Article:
What to Expect at Your First Hearing Test

Otoscope and headphones on top of audiogram

The hearing exam really is the easy part. The challenging part is acknowledging your hearing loss and actually setting up the hearing test in the first place.

You have probably read the stats by now: 48 million people in the United States have hearing loss but only a minor fraction actually do anything about it, and only 20 percent of those who would benefit from hearing aids actually make use of them.

So if you’ve already arranged your hearing test, well done, you’ve already conquered the biggest hindrance to healthier hearing.

The hearing test, as you’ll see, is a simple and easy, non-invasive procedure that will identify the extent of your hearing loss to help institute the most suited method of treatment.

After you initially arrive at the office, you’ll start by completing some paperwork. Then, you’ll consult with your hearing care professional to talk about your hearing health history.

Your Hearing Health History

Your hearing loss, if existing, can be due to exposure to loud sound, the normal aging process, or by an underlying ailment. You’ll want to rule out any underlying medical conditions before proceeding to the actual hearing exam.

If you have an impaction of earwax, for example, you could be hearing better within a few minutes after a professional cleaning. The existence of any other conditions will be evaluated and the appropriate referral made, if required.

After going over your basic medical history, you’ll go over your subjection to loud sounds, your hearing loss symptoms, and what you wish to achieve with better hearing.

It’s very important to determine potential causes, how symptoms are negatively affecting your life, and how better hearing will improve your life, which is after all the entire point. Be leery of the practitioner that doesn’t seem to really care about the reasons why you want to enhance your hearing to begin with.

The Hearing Test

There’s one additional step before starting the hearing test: the visual investigation of the ear with an instrument called an otoscope. This will help rule out any issues with the ear canal, the eardrum, or the excess buildup of earwax.

Next, you’ll be escorted to a sound-treated room with your hearing care professional. You’ll be required to put on headphones, and the specialist will begin to play you some sounds.

You will be presented with a variety of sounds at assorted frequencies, and you’ll be asked to identify the quietest sounds you can hear at each pitch. This is labeled your hearing threshold, and the hearing care provider will log these values on a diagram known as an audiogram.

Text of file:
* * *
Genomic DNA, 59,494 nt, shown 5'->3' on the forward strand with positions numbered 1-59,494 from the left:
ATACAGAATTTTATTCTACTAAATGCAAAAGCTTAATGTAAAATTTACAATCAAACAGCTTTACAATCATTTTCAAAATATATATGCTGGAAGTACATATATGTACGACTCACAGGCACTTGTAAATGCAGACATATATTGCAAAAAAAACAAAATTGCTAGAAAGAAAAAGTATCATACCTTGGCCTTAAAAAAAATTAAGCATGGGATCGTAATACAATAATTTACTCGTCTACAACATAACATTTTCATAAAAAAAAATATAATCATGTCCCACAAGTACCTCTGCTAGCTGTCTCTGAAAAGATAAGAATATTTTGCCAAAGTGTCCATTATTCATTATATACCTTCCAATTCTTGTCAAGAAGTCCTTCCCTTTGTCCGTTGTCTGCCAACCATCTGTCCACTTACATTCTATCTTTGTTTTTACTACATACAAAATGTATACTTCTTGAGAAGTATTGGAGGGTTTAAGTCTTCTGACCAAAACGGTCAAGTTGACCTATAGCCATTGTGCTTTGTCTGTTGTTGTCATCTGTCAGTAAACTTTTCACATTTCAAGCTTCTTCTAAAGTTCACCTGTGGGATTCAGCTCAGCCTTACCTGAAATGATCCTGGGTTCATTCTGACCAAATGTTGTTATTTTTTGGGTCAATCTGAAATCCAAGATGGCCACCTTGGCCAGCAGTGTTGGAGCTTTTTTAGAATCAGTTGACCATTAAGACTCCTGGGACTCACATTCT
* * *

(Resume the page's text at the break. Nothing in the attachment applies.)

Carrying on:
The hearing exam will probably also include speech testing, where you’ll be asked to repeat the words presented to you. Assorted types of words, delivered at various volumes with and without background noise, will be introduced. This will help confirm if hearing aids can help you with speech understanding.

When the hearing test is completed, your hearing care professional will review the results with you.

Reviewing Your Hearing Test Results

Referencing your audiogram, your hearing care provider will now review your hearing in both ears. Based on the results, your hearing will be characterized as normal or as displaying mild, moderate, severe, or profound hearing loss.

If a hearing loss is found, the next move is talking about your treatment options. Since there are no present medical or surgical treatments to repair hearing damage, this means assessing your hearing aid options.

Modern hearing aids come in a vast array of shapes, sizes, and colors, at different price points with a number of advanced functions and features. In selecting your hearing aids, it’s important to work with a competent hearing care professional for three main reasons:

  1. They can help you find the best hearing aid model to satisfy all of your objectives.
  2. They can help you determine the advanced features you need—as well as with the ones you don’t—at a price that suits your budget.
  3. They can program your new hearing aids to enhance only the sounds you have trouble hearing—identified by the hearing test—ensuring optimal sound quality.

And that’s it, a quick, simple process in exchange for a lifetime of better hearing. We’d say that’s a very good deal.

We look forward to seeing you!

The site information is for educational and informational purposes only and does not constitute medical advice. Schedule an appointment to see if hearing aids could benefit you.